Less than a month before we in Mumbai suffered that agonizing attack by an unknown enemy, the heart and spirit of my home state was ripped by 11 bomb blasts. Like the surreal siege of Mumbai, it was also an orchestrated, meticulously planned attack. In less than an hour, explosions went off one after the other—outside the state high court, outside Cotton College, the city’s most important educational institution, below the largest flyover in the city, blowing up cars, shops, men and women. The state machinery, always many notches below the people’s expectations, froze.
That evening, Assam was in the headlines of most TV news channels. National broadsheets wrote editorials about the North-East stalemate—which remains a conundrum for most Indian journalists. The coverage didn’t last more than a couple of days.
Writing on the Wall: Penguin, 161 pages, Rs225.
Soon thereafter, the timing was probably coincidental, Penguin released a slim collection of personal essays by the man who has doggedly and passionately been covering the North-East for decades—an insider in the true sense who calls the region “an anthropologist’s delight and an administrator’s nightmare”. Hazarika, perhaps the only recognized commentator on the region, was a guest at almost every news channel on that dark day.
Writing on the Wall: Reflections on the North-East is a reminder of the man-made mess that overshadows the beauty of the region today. People here have long stopped going to flag-hoisting ceremonies on Independence Day and Republic Day because the fear of a bomb blast always lurks on such occasions.
Hazarika, an Assamese himself who now runs the Centre for North East Studies and Policy Research, has authored six books on the North-East, including Strangers of the Mist (1994) and Rites of Passage (2003), and the breadth of his study is immense: the region’s vulnerable ecosystem, its ethnic complexity, natural disasters, its people, mutilated by terrorism and insurgency, the rise and ebb of the Ulfa movement, the pressing political issue of illegal migration from Bangladesh and the aftermath of the All Assam Students’ Union movement in the 1980s, which is India’s only organized students movement that ended with its leaders forming a government.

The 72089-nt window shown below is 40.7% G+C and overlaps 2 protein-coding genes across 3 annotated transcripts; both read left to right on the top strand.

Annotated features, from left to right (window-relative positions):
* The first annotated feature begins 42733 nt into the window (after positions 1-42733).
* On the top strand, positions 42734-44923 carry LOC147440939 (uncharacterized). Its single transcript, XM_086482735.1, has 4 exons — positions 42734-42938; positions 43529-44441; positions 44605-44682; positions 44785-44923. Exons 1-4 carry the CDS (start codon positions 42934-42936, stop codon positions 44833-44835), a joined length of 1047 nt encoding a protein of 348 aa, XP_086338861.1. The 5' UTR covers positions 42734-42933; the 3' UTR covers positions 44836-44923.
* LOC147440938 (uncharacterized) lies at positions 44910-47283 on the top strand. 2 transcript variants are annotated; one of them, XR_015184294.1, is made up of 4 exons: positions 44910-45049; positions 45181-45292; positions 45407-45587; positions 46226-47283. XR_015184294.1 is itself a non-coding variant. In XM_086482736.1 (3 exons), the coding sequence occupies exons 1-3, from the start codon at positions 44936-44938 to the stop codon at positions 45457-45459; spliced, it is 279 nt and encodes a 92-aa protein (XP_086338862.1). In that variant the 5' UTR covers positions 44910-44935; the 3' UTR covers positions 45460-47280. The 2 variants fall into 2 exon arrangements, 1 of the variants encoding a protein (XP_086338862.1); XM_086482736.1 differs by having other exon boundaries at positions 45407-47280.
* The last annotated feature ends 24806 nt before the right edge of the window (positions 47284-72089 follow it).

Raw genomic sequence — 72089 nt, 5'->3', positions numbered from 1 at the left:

Divided into five sections, Hazarika’s book could be read as a primer on the region, encompassing Hazarika’s study that spans decades. He has travelled through the eight states comprising the region and documented the problems facing its 200-plus ethnic groups—the infighting, issues of identity and misguided notions of autonomy that drive some violent movements.
The book begins with a section on “waters of hope”, the rivers—especially the Brahmaputra—and their tributaries that sustain human livelihood and ecosystems. Every year, the Brahmaputra wreaks havoc in Assam with floods, and the state government has done little to build new embankments and rehabilitate thousands who have been displaced by it. He reiterates what he has concluded after reporting from the region for years: “Little do we realize that in the Brahmaputra valley floods are not the principal threat to development; it is the erosion that is gnawing away at the lands and resources of people, their homes, and their hopes.”
Forgotten: Most Indians know little about Assam. Utpal Baruah / Reuters
With Hazarika, we visit villages of Nagaland and the youth of Manipur; the Ulfa’s strongholds; and the places surrounding the site of the infamous Nelli massacre of 1983 which killed at least 2,000 Bangladeshi immigrants. In some chapters, Hazarika ruminates on what it means to be an “immigrant” in today’s world, and how in the North-East it only implies the evil.
In 2007, I visited Assam after a gap of three years. It is hard not to be touched by its breathtaking natural beauty. The cosmetic present of its cities and towns and its highways tries to hide its horrific past of insurgency and the fear of violence that gnaws at its people through the year. The young have left Assam for better opportunities, and the old only have remorseful tales.
Writing on the Wall illuminates what has gone into making Assam and the North-East what it is, and it must be read to understand an India that most Indians know little about.